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I feel a great sense of weariness as I look at the current political scene. Domestically, in the UK, we have Brexit, each day, it seems, bringing with it a fresh wave of rhetoric whose purpose is to marginalise and threaten the ‘other’, from overseas students and refugees to High Court judges. Across the pond, America goes to the polls to decide the outcome of what is surely the most bitter and divisive presidential campaign in living memory.

In such a state I listened to Michael Longley’s interview with Krista Tippett from the On Being blog, above. While he repeatedly avers the uselessness of poetry, it lifted my spirits enormously. In it you can hear him read his poems ‘Ceasefire’, ‘All of These People’, ‘The Ice-Cream Man’, and ‘Remembering Carigskeewaun’. There are other fascinating references to his contemporaries Seamus Heaney and Derek Mahon, as well as Stanley Kunitz (‘form is a way of conserving energy’) and Wallace Stevens (‘The Idea of Order at Key West’). As in his poetry, Longley meditates on poetry’s capacity to pay witness to and encompass silence, nature, love, family and war.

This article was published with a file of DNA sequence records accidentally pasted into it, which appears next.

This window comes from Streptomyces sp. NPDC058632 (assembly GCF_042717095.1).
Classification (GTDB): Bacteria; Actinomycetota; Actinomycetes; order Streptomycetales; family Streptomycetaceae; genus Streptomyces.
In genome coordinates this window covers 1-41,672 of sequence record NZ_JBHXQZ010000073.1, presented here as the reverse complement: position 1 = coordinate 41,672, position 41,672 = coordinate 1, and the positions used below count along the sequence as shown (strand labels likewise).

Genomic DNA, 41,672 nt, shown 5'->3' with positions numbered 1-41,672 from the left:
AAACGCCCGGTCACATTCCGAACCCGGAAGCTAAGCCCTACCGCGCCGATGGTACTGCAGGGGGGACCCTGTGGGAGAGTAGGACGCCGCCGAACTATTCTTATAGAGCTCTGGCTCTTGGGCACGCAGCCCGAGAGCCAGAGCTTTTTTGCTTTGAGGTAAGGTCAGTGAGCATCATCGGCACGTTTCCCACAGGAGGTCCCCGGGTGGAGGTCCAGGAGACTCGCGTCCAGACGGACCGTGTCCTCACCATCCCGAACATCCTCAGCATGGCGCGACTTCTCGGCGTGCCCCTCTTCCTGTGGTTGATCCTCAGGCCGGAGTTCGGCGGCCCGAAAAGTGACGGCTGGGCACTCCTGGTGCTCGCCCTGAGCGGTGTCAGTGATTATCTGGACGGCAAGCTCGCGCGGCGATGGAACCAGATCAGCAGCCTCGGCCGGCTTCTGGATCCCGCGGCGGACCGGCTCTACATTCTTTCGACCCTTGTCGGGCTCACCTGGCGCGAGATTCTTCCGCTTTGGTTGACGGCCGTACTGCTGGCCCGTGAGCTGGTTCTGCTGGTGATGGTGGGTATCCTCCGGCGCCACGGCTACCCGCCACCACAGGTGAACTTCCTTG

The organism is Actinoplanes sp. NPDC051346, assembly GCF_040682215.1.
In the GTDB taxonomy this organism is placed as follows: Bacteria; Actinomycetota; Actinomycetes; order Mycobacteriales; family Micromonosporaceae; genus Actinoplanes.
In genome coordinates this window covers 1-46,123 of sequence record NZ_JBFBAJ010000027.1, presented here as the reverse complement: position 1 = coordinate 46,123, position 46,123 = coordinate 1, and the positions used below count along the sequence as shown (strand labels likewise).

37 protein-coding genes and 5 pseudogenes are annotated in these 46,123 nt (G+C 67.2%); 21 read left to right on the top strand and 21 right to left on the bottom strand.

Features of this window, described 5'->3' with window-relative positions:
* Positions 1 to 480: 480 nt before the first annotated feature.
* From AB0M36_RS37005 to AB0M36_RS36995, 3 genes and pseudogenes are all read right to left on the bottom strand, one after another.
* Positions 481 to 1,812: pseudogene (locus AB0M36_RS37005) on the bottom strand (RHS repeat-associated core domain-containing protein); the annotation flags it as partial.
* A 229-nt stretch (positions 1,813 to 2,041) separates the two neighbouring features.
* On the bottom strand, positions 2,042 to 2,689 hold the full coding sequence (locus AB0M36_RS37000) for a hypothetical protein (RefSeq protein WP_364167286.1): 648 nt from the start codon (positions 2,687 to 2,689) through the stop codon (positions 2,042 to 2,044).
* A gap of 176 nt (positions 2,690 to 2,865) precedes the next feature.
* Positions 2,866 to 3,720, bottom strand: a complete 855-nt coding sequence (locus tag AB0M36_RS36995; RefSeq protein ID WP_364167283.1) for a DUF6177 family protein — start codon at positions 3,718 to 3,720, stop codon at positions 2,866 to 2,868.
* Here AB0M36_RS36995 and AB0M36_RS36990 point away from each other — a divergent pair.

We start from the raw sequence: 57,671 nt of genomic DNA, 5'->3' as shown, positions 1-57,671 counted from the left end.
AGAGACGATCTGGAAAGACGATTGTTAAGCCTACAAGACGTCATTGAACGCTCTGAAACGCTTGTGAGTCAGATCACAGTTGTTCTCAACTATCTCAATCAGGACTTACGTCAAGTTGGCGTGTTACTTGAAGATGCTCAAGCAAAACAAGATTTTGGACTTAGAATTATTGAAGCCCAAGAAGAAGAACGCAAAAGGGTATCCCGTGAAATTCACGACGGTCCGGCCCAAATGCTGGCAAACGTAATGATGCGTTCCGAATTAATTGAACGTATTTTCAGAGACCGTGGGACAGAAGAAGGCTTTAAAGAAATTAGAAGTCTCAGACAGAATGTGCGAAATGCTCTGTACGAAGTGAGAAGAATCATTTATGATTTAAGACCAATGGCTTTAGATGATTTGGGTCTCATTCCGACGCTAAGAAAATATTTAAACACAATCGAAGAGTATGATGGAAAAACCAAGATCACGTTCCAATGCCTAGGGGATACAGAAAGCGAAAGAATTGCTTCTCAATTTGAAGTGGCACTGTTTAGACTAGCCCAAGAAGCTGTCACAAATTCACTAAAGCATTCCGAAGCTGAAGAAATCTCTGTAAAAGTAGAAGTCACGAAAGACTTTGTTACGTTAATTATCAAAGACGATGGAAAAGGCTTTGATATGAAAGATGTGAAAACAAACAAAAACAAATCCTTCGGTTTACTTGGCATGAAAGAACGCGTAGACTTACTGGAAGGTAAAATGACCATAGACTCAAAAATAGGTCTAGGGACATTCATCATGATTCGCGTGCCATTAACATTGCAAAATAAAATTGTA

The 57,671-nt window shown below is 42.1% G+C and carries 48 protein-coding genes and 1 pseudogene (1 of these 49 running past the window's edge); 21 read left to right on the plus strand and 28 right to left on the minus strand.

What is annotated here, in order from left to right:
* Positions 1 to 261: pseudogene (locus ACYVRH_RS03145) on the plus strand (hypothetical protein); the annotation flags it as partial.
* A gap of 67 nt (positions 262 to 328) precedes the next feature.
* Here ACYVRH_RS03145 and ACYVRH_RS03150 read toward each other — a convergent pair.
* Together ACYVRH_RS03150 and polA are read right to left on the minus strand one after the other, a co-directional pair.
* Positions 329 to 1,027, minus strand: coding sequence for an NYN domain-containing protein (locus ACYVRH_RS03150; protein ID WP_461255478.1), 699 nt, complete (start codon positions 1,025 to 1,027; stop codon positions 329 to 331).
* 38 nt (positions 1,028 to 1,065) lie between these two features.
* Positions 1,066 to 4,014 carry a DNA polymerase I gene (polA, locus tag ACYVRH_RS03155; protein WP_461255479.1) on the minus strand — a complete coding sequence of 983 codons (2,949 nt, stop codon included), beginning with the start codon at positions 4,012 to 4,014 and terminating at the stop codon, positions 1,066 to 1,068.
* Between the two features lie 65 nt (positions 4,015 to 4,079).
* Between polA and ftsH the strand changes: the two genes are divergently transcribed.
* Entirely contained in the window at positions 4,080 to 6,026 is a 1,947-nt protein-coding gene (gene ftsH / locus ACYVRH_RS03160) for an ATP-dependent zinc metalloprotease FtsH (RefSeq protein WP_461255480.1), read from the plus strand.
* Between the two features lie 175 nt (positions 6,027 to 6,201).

Whatever the outcome of today’s election in the States, this recording will leave you feeling a little more reassured in the goodness of humanity by the time you finish listening to it.